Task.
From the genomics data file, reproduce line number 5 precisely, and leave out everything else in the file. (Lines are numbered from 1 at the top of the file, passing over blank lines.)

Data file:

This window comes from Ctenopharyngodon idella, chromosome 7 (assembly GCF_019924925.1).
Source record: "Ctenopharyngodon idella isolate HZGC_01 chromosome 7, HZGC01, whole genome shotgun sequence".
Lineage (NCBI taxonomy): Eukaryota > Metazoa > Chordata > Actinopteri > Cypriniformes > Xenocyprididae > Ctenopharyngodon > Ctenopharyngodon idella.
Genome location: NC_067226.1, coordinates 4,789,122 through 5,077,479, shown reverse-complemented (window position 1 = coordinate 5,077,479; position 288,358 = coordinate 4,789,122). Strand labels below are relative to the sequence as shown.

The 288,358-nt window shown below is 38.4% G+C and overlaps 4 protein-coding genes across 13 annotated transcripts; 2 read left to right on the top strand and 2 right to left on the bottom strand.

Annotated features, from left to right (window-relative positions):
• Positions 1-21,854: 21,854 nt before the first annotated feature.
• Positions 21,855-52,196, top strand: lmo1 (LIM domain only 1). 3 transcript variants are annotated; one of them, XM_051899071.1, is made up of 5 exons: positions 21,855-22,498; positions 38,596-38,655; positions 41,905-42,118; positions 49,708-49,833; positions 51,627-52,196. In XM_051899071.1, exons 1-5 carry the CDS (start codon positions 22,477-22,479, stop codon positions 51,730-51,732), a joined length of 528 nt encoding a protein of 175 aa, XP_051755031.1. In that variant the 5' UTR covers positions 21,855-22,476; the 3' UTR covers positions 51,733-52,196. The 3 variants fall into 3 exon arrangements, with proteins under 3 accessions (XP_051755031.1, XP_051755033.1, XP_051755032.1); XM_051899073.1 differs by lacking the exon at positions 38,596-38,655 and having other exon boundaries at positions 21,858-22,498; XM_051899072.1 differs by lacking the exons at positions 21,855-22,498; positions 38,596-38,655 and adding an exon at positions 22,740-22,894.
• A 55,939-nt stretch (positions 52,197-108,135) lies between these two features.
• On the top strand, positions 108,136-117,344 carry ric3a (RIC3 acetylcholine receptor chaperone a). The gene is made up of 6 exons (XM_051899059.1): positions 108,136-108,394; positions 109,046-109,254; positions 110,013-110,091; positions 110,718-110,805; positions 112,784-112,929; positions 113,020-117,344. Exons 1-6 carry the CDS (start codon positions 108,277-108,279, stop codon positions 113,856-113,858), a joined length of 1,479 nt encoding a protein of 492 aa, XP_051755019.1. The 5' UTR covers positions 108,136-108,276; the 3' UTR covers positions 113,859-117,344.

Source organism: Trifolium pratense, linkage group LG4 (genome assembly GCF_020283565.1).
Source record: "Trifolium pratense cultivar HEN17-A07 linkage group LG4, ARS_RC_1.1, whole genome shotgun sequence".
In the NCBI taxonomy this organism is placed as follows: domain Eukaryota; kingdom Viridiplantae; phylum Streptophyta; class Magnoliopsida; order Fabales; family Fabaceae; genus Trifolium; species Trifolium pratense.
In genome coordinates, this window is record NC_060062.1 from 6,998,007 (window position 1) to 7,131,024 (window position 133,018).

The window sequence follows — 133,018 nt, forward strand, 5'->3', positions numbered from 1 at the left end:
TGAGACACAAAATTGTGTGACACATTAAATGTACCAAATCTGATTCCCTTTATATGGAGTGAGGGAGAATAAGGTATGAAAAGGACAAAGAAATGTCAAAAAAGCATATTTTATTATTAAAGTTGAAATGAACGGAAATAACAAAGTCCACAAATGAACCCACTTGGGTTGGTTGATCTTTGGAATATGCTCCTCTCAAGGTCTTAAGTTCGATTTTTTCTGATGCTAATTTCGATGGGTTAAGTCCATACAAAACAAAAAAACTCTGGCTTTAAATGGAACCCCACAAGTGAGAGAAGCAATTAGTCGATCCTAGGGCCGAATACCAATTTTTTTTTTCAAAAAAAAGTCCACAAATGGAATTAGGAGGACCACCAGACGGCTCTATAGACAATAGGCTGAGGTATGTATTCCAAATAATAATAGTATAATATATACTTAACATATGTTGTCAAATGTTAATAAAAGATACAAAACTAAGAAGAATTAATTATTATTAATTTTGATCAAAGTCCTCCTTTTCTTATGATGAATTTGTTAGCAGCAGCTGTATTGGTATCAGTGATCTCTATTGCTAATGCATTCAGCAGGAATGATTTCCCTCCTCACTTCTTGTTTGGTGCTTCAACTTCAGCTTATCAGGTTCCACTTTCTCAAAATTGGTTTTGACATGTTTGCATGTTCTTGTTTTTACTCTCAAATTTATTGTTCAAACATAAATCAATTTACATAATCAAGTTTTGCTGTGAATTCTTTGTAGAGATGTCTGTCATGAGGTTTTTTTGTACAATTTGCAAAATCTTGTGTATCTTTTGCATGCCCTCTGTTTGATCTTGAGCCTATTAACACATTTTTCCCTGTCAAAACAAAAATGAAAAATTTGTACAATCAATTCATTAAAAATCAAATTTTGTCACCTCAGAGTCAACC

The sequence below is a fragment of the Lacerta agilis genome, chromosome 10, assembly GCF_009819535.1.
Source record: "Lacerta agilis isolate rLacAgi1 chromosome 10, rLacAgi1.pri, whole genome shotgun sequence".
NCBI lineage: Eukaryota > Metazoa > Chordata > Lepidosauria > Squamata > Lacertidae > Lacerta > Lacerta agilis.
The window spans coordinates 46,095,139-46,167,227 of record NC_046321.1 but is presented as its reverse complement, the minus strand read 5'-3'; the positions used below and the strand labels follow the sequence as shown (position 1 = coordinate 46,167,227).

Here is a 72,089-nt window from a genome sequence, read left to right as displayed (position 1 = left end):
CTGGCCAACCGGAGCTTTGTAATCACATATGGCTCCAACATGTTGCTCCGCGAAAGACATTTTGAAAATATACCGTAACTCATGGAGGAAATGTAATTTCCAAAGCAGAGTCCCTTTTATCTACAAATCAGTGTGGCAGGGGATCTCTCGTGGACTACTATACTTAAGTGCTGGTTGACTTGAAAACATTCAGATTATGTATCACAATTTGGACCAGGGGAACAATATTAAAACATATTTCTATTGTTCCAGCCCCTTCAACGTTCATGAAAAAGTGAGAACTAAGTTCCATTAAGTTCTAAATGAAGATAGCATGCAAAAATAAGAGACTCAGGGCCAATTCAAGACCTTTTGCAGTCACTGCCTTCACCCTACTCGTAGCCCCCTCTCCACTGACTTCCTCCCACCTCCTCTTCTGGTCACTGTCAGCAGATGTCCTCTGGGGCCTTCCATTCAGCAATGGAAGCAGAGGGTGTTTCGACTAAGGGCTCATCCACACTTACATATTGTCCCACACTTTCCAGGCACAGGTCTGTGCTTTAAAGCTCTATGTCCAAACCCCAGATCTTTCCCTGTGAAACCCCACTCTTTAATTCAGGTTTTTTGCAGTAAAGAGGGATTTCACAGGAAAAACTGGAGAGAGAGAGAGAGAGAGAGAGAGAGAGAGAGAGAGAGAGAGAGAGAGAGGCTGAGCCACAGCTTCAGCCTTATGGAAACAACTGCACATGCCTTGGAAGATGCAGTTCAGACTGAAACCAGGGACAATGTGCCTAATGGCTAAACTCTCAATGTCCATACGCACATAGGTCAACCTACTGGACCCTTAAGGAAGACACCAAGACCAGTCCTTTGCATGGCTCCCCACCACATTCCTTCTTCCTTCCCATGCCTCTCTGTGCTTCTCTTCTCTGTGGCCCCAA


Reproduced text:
The 288,358-nt window shown below is 38.4% G+C and overlaps 4 protein-coding genes across 13 annotated transcripts; 2 read left to right on the top strand and 2 right to left on the bottom strand.